Identification of Cannabinoids in Baked Goods by UHPLC–MS

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The Application Notebook

The Application Notebook, The Application Notebook-12-01-2008, Volume 0, Issue 0

Goal: Positively identify trace amounts of cannabinoids in a complex food matrix quickly, with minimal sample preparation and no chemical derivatization.

Jason R. Stenzel1 and Guifeng Jiang,2

1Washington State Patrol — Crime Laboratory Division, Cheney, Washington, USA,

2 Thermo Fisher Scientific Inc., San Jose, California, USA.

Goal: Positively identify trace amounts of cannabinoids in a complex food matrix quickly, with minimal sample preparation and no chemical derivatization.

Introduction

Marijuana is the most common illegal drug in the US and each year US law enforcement agencies seize more than two million pounds of marijuana in various forms. Seized evidence submitted to forensic laboratories is screened for marijuana. Presumptive positive results are confirmed by using gas chromatography–mass spectrometry (GC–MS) to positively identify cannabinoids. This traditional approach works fairly well for leaf marijuana, hashish, hash oil and residue collected from smoking paraphernalia.

GC–MS is less useful for confirming the presence of marijuana in complex food matrices such as baked goods. Simple sample preparation procedures using methanol or methylene chloride coextract many small molecules found in baked goods that can coelute with the target cannabinoids. Cholesterol, fatty acids and caffeine can contaminate the gas chromatograph, forcing the analyst to clean the instrument and rerun all subsequent samples.

An alternative method to positively identify marijuana cannabinoids in complex food matrices is to use ultra high performance liquid chromatography with mass spectrometry detection (UHPLC–MS). UHPLC–MS offers a three-fold benefit compared to GC–MS; simpler sample preparation, no derivatization and less instrument clean-up time.

Experimental Conditions

Brownie and cookie samples were obtained from evidence archived after adjudication. 2 mL methanol was added to 25 mg of baked-good material. This mixture was vortexed and the supernatant was filtered through a cotton-plugged Pasteur pipette. The filtrate was diluted 50-fold with methanol prior to analysis. Chromatographic analyses were performed using the Accela UHPLC system (Thermo Fisher Scientific, San Jose, California, USA). MS analysis was performed on a MSQ Plus single quadrupole LC–MS detector with Xcalibur 2.05 (Thermo Fisher Scientific, San Jose, California, USA). For the complete chromatographic and mass spectrometer conditions please refer to the complete application note.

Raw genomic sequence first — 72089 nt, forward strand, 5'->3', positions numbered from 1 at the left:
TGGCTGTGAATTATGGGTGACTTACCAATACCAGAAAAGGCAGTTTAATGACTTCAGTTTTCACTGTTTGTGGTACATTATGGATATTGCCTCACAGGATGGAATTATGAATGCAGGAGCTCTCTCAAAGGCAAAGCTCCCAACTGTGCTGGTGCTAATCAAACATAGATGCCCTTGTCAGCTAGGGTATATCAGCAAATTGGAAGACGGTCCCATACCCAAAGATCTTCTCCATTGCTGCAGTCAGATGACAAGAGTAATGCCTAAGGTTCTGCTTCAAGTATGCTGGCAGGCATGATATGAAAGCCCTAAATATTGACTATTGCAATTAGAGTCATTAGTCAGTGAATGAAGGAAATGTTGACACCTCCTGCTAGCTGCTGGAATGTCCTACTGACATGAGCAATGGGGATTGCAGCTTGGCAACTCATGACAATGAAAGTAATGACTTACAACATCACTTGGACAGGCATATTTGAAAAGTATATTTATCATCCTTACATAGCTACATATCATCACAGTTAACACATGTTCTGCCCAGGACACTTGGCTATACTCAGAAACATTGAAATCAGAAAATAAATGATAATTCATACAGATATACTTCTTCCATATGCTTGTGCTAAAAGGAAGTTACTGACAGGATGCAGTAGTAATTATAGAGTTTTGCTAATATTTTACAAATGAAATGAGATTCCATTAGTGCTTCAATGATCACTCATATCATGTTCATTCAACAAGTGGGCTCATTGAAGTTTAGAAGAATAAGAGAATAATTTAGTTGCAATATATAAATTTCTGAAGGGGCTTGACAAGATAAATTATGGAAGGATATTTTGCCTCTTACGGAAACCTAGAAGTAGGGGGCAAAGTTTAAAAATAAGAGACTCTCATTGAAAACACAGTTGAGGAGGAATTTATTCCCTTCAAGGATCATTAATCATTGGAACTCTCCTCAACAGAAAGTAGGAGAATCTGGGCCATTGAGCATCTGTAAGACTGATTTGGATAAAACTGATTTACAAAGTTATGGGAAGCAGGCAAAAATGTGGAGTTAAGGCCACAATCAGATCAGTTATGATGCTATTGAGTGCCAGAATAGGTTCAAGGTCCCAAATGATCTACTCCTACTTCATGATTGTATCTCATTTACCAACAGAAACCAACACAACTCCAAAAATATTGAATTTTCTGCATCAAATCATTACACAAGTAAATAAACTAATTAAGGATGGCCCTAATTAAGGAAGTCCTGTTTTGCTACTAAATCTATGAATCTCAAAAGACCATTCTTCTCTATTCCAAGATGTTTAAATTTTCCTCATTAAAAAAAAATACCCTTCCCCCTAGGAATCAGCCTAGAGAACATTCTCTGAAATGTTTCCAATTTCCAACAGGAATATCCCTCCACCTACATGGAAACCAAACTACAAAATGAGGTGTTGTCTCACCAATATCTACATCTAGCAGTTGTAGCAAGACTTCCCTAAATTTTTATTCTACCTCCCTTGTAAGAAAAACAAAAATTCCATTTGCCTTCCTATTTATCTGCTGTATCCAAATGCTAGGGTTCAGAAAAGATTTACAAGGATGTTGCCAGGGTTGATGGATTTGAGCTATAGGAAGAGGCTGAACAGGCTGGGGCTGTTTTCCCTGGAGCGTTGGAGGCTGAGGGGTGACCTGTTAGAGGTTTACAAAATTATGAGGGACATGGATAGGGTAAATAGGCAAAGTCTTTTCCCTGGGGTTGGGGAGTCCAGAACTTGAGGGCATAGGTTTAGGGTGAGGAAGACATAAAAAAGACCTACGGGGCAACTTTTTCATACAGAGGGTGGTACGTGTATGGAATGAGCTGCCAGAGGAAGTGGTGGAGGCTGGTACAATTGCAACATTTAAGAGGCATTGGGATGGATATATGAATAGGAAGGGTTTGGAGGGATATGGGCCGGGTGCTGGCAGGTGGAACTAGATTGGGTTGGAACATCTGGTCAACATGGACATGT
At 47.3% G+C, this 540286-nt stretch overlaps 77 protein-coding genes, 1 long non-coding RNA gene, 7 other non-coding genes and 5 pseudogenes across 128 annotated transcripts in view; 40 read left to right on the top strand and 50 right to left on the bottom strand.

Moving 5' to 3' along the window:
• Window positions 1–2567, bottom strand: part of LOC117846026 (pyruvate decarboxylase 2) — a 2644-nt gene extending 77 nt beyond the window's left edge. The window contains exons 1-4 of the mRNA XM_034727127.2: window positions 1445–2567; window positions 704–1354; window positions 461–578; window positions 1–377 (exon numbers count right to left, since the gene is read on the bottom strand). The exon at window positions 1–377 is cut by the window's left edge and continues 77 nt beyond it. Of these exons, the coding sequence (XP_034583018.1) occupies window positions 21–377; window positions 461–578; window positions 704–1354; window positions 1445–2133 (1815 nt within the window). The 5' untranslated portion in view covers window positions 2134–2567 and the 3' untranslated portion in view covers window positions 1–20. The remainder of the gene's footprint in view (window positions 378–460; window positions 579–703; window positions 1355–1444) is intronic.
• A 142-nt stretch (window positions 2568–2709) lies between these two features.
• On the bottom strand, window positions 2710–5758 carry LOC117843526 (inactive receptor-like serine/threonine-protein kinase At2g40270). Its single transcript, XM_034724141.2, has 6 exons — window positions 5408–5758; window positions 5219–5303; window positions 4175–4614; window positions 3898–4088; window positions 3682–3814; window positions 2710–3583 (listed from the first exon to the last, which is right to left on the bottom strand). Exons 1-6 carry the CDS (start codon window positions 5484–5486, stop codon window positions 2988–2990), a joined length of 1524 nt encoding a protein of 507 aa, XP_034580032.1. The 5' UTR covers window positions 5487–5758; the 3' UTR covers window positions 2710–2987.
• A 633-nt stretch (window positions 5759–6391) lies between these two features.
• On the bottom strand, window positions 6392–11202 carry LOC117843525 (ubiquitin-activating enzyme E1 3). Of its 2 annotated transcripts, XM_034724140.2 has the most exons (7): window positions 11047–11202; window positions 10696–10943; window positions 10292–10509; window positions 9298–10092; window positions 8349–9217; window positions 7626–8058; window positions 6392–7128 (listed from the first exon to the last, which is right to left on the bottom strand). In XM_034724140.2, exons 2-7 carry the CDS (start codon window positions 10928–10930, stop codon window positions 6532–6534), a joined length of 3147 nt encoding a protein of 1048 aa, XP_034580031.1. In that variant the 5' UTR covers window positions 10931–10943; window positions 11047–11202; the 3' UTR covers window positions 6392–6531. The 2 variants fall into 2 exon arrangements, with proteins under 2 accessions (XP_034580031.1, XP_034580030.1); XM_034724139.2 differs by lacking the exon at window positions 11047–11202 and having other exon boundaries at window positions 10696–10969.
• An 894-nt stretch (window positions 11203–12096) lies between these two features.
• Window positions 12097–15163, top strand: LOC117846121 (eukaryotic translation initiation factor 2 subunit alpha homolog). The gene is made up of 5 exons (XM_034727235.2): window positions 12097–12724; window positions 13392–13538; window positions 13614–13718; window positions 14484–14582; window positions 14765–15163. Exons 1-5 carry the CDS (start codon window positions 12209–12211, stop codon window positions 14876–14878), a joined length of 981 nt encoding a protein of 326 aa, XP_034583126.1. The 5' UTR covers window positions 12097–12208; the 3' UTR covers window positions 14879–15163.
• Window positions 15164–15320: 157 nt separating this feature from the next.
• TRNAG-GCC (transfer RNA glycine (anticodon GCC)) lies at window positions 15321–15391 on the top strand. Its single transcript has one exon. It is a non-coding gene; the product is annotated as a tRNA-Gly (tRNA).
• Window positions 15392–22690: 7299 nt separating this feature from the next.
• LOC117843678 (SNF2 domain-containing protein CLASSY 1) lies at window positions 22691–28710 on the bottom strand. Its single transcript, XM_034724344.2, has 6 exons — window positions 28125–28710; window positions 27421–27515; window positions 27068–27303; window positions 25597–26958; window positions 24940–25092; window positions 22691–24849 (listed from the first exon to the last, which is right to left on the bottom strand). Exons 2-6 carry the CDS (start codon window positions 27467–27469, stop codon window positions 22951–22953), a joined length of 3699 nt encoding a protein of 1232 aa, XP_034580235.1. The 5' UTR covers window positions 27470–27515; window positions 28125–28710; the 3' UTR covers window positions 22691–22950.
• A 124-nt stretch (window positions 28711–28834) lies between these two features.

Results

The cannabinoid standards elute with good resolution at 4.1 min (cannabidiol), 5.1 min (THC) and 5.4 min (cannabinol). The cannabinoids were detected by using full scans (50–500 m/z) of the single quadrupole mass spectrometer and the extracted ion chromatograms from m/z 310.5–311.5 + 314.5–315.5 are displayed in Figure 1(a). Molecular ions of each compound (m/z 315 for cannabidiol and THC and m/z 311 for cannabinol) are observed.

Figure 1

The brownie sample, which was taken from an adjudicated case and was known to contain THC, tested positive for THC [Figure 1(b)], demonstrating that the sample preparation required for this LC–MS method is simpler, faster and requires less sample than the GC–MS method employed for the original casework.

After 10 years in the forensic laboratory's training vault, cannabinoids in the cookie sample had degraded significantly, but by increasing the sample injection from 2 μL to 10 μL, THC was detected with good signal-to-noise [Figure 1(c)].

Conclusion

Cannabinoids in baked goods can be identified using UHPLC–MS with minimal sample preparation. The preparation time (10 min) and run time (8 min) make this a very efficient analytical method.

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